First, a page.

Mill, John Stuart

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Mill, John Stuart

John Stuart Mill was the leading English political philosopher of the middle and late nineteenth century. Mill's writings on individual freedom, most notably the essay "On Liberty" (1859), have had a profound influence on U.S. Constitutional Law. His "libertarian theory" continues to attract those opposed to government interference in the lives of individuals.

Mill was born on May 20, 1806, in London. His father, James Mill, was a leading proponent of Utilitarianism, a political theory that claimed that the greatest happiness of the greatest number should be the sole purpose of all public action. James Mill provided his son with an unorthodox but extensive education. John Mill began studying Greek at the age of three, and by the age of 17 he had completed advanced courses in science, philosophy, psychology, and law.

In 1822 Mill began working as a clerk for his father at India House, the large East Indian trading company. He rose to the position of chief of the examiner's office and stayed with the company until his retirement in 1858.

Mill's real passion, however, was political and social philosophy. In 1826 he had a serious mental crisis that caused him to reevaluate the tenets of utilitarianism and to reconsider his own purpose and aim in life. At the same time, he became acquainted with Harriet Taylor, a gifted thinker who would become Mill's collaborator and later his wife. Largely ignored by historians, Taylor is now credited as a major contributor to Mill's published works.

Mill's essay "On Liberty" remains his major contribution to political thought. He proposed that self-protection is the only reason an individual or the government can interfere with a person's liberty of action. Outside of preventing harm to others, the state has no legitimate reason to compel a person to act in the way the government wishes. This principle has proved complex in application, because it is difficult to determine which aspects of behavior concern only individuals and which concern other members of society.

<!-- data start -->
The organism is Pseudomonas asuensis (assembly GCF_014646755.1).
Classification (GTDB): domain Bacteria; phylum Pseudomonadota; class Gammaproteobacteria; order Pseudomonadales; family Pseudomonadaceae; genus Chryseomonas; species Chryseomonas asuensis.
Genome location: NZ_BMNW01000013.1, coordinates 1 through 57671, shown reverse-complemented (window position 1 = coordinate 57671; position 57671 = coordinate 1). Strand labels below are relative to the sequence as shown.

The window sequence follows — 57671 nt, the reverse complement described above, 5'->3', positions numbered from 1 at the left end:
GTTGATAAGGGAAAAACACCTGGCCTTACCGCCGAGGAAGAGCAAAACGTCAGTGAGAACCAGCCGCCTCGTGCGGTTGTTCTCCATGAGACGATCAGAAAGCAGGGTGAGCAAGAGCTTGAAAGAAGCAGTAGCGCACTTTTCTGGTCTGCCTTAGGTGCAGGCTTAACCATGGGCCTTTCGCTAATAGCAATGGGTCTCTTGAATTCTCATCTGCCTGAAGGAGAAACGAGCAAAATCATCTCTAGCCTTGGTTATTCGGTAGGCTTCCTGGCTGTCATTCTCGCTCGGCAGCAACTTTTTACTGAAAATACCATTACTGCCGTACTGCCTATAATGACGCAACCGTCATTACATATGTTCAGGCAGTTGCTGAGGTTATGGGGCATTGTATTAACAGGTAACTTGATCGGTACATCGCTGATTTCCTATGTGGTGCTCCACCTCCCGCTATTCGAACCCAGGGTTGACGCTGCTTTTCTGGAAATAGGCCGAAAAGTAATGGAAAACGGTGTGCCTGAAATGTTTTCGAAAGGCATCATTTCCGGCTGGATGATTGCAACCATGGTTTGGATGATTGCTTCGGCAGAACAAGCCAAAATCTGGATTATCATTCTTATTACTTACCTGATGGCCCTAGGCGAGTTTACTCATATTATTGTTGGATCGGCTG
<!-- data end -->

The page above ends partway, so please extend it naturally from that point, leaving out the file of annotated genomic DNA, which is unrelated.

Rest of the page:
In chapter two of "On Liberty," Mill considered the benefits that come from Freedom of Speech. He concluded that, except for speech that is immediately physically harmful to others (like the classic example of the false cry of "fire" in a crowded theater, cited by oliver wendell holmes jr.), no expression of opinion, written or oral, ought to be prohibited. Truth can only emerge from the clash of contrary opinions; therefore, robust debate must be permitted. This "adversarial" theory of the necessary nature of the search for truth and this insistence on the free marketplace of ideas have become central elements of U.S. free speech theory.

Mill also applied his principle of liberty to action as well as speech. Mill believed that "experiments of living" maximize the development of human individuality. Restraints on action should be discouraged, even if the actions are inherently harmful to the individuals who engage in them. Mill claimed that society should not be allowed to prohibit fornication, the consumption of alcohol, or even Polygamy.

"The worth of a state, in the long run, is the worth of the individuals composing it."
—John Stuart Mill

Mill asserted the importance of personal development and the negative impact of conditioning and conformity which he believed tended to stunt or stifle individual development. The liberty he proclaimed was one in which all individuals are equally free to develop innate talents and abilities. He assumed that individuals will naturally tend to be drawn toward what they are good at doing and this natural ability, freely allowed to develop, enhances and contributes to all society.